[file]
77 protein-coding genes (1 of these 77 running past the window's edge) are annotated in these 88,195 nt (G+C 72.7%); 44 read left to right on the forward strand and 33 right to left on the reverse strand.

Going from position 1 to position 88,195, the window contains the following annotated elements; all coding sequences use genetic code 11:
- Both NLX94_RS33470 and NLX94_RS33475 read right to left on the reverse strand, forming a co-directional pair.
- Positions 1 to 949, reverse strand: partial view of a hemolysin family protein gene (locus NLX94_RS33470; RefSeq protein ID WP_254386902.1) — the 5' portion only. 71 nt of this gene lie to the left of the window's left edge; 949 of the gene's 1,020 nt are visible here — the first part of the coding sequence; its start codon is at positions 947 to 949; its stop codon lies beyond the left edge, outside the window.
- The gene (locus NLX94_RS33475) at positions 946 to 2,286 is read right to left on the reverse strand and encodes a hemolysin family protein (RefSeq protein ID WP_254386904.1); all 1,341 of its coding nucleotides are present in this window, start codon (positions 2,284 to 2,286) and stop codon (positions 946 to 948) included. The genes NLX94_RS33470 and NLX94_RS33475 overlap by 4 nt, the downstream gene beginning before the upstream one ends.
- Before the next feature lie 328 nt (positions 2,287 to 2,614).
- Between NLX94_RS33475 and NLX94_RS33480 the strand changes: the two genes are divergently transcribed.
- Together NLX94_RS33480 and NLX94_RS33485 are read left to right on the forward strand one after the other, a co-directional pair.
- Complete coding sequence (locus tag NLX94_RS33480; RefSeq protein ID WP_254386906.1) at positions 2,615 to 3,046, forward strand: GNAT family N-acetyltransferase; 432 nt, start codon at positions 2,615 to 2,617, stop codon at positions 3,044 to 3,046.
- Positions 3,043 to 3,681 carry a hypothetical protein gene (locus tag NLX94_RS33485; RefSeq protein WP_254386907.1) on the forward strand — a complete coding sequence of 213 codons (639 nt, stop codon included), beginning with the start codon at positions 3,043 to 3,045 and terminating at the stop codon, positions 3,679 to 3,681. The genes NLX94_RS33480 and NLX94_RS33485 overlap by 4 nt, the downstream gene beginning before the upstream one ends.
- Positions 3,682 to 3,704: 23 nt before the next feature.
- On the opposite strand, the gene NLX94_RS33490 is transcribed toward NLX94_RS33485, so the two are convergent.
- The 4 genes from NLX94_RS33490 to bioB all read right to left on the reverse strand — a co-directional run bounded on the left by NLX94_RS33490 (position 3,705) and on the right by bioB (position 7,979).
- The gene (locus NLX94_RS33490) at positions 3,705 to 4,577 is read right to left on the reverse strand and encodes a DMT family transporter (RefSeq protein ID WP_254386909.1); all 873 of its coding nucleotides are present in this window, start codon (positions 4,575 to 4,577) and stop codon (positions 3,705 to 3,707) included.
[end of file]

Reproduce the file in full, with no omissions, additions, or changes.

77 protein-coding genes (1 of these 77 running past the window's edge) are annotated in these 88,195 nt (G+C 72.7%); 44 read left to right on the forward strand and 33 right to left on the reverse strand.

Going from position 1 to position 88,195, the window contains the following annotated elements; all coding sequences use genetic code 11:
- Both NLX94_RS33470 and NLX94_RS33475 read right to left on the reverse strand, forming a co-directional pair.
- Positions 1 to 949, reverse strand: partial view of a hemolysin family protein gene (locus NLX94_RS33470; RefSeq protein ID WP_254386902.1) — the 5' portion only. 71 nt of this gene lie to the left of the window's left edge; 949 of the gene's 1,020 nt are visible here — the first part of the coding sequence; its start codon is at positions 947 to 949; its stop codon lies beyond the left edge, outside the window.
- The gene (locus NLX94_RS33475) at positions 946 to 2,286 is read right to left on the reverse strand and encodes a hemolysin family protein (RefSeq protein ID WP_254386904.1); all 1,341 of its coding nucleotides are present in this window, start codon (positions 2,284 to 2,286) and stop codon (positions 946 to 948) included. The genes NLX94_RS33470 and NLX94_RS33475 overlap by 4 nt, the downstream gene beginning before the upstream one ends.
- Before the next feature lie 328 nt (positions 2,287 to 2,614).
- Between NLX94_RS33475 and NLX94_RS33480 the strand changes: the two genes are divergently transcribed.
- Together NLX94_RS33480 and NLX94_RS33485 are read left to right on the forward strand one after the other, a co-directional pair.
- Complete coding sequence (locus tag NLX94_RS33480; RefSeq protein ID WP_254386906.1) at positions 2,615 to 3,046, forward strand: GNAT family N-acetyltransferase; 432 nt, start codon at positions 2,615 to 2,617, stop codon at positions 3,044 to 3,046.
- Positions 3,043 to 3,681 carry a hypothetical protein gene (locus tag NLX94_RS33485; RefSeq protein WP_254386907.1) on the forward strand — a complete coding sequence of 213 codons (639 nt, stop codon included), beginning with the start codon at positions 3,043 to 3,045 and terminating at the stop codon, positions 3,679 to 3,681. The genes NLX94_RS33480 and NLX94_RS33485 overlap by 4 nt, the downstream gene beginning before the upstream one ends.
- Positions 3,682 to 3,704: 23 nt before the next feature.
- On the opposite strand, the gene NLX94_RS33490 is transcribed toward NLX94_RS33485, so the two are convergent.
- The 4 genes from NLX94_RS33490 to bioB all read right to left on the reverse strand — a co-directional run bounded on the left by NLX94_RS33490 (position 3,705) and on the right by bioB (position 7,979).
- The gene (locus NLX94_RS33490) at positions 3,705 to 4,577 is read right to left on the reverse strand and encodes a DMT family transporter (RefSeq protein ID WP_254386909.1); all 873 of its coding nucleotides are present in this window, start codon (positions 4,575 to 4,577) and stop codon (positions 3,705 to 3,707) included.